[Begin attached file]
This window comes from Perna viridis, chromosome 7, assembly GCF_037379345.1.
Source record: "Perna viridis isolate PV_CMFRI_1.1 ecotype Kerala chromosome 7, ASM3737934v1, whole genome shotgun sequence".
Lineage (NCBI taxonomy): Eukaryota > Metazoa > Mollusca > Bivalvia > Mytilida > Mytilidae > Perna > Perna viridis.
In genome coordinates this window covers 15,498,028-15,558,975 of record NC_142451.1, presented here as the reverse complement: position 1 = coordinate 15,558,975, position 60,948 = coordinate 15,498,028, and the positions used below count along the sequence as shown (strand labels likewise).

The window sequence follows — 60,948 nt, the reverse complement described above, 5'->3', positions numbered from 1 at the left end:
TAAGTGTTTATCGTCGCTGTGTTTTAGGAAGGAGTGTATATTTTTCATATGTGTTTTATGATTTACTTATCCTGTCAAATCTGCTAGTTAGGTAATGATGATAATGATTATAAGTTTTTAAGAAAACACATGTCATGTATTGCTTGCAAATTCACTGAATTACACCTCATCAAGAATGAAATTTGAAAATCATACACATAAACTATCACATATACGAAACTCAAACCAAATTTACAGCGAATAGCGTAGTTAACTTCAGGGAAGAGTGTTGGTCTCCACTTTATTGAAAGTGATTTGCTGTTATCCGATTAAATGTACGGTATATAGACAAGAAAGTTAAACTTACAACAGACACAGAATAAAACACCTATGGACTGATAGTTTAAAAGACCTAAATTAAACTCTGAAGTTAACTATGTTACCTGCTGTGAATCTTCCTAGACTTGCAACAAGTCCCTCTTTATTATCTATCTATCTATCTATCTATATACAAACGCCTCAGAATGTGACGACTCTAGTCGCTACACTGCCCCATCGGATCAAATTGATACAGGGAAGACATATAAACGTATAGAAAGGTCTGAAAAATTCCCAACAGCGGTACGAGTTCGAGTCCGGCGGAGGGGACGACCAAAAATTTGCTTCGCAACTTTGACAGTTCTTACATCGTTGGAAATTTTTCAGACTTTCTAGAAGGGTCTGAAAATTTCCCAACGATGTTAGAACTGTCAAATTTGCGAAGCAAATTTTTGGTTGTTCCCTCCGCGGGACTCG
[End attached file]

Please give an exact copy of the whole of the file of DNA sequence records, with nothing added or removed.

This window comes from Perna viridis, chromosome 7, assembly GCF_037379345.1.
Source record: "Perna viridis isolate PV_CMFRI_1.1 ecotype Kerala chromosome 7, ASM3737934v1, whole genome shotgun sequence".
Lineage (NCBI taxonomy): Eukaryota > Metazoa > Mollusca > Bivalvia > Mytilida > Mytilidae > Perna > Perna viridis.
In genome coordinates this window covers 15,498,028-15,558,975 of record NC_142451.1, presented here as the reverse complement: position 1 = coordinate 15,558,975, position 60,948 = coordinate 15,498,028, and the positions used below count along the sequence as shown (strand labels likewise).

The window sequence follows — 60,948 nt, the reverse complement described above, 5'->3', positions numbered from 1 at the left end:
TAAGTGTTTATCGTCGCTGTGTTTTAGGAAGGAGTGTATATTTTTCATATGTGTTTTATGATTTACTTATCCTGTCAAATCTGCTAGTTAGGTAATGATGATAATGATTATAAGTTTTTAAGAAAACACATGTCATGTATTGCTTGCAAATTCACTGAATTACACCTCATCAAGAATGAAATTTGAAAATCATACACATAAACTATCACATATACGAAACTCAAACCAAATTTACAGCGAATAGCGTAGTTAACTTCAGGGAAGAGTGTTGGTCTCCACTTTATTGAAAGTGATTTGCTGTTATCCGATTAAATGTACGGTATATAGACAAGAAAGTTAAACTTACAACAGACACAGAATAAAACACCTATGGACTGATAGTTTAAAAGACCTAAATTAAACTCTGAAGTTAACTATGTTACCTGCTGTGAATCTTCCTAGACTTGCAACAAGTCCCTCTTTATTATCTATCTATCTATCTATCTATATACAAACGCCTCAGAATGTGACGACTCTAGTCGCTACACTGCCCCATCGGATCAAATTGATACAGGGAAGACATATAAACGTATAGAAAGGTCTGAAAAATTCCCAACAGCGGTACGAGTTCGAGTCCGGCGGAGGGGACGACCAAAAATTTGCTTCGCAACTTTGACAGTTCTTACATCGTTGGAAATTTTTCAGACTTTCTAGAAGGGTCTGAAAATTTCCCAACGATGTTAGAACTGTCAAATTTGCGAAGCAAATTTTTGGTTGTTCCCTCCGCGGGACTCG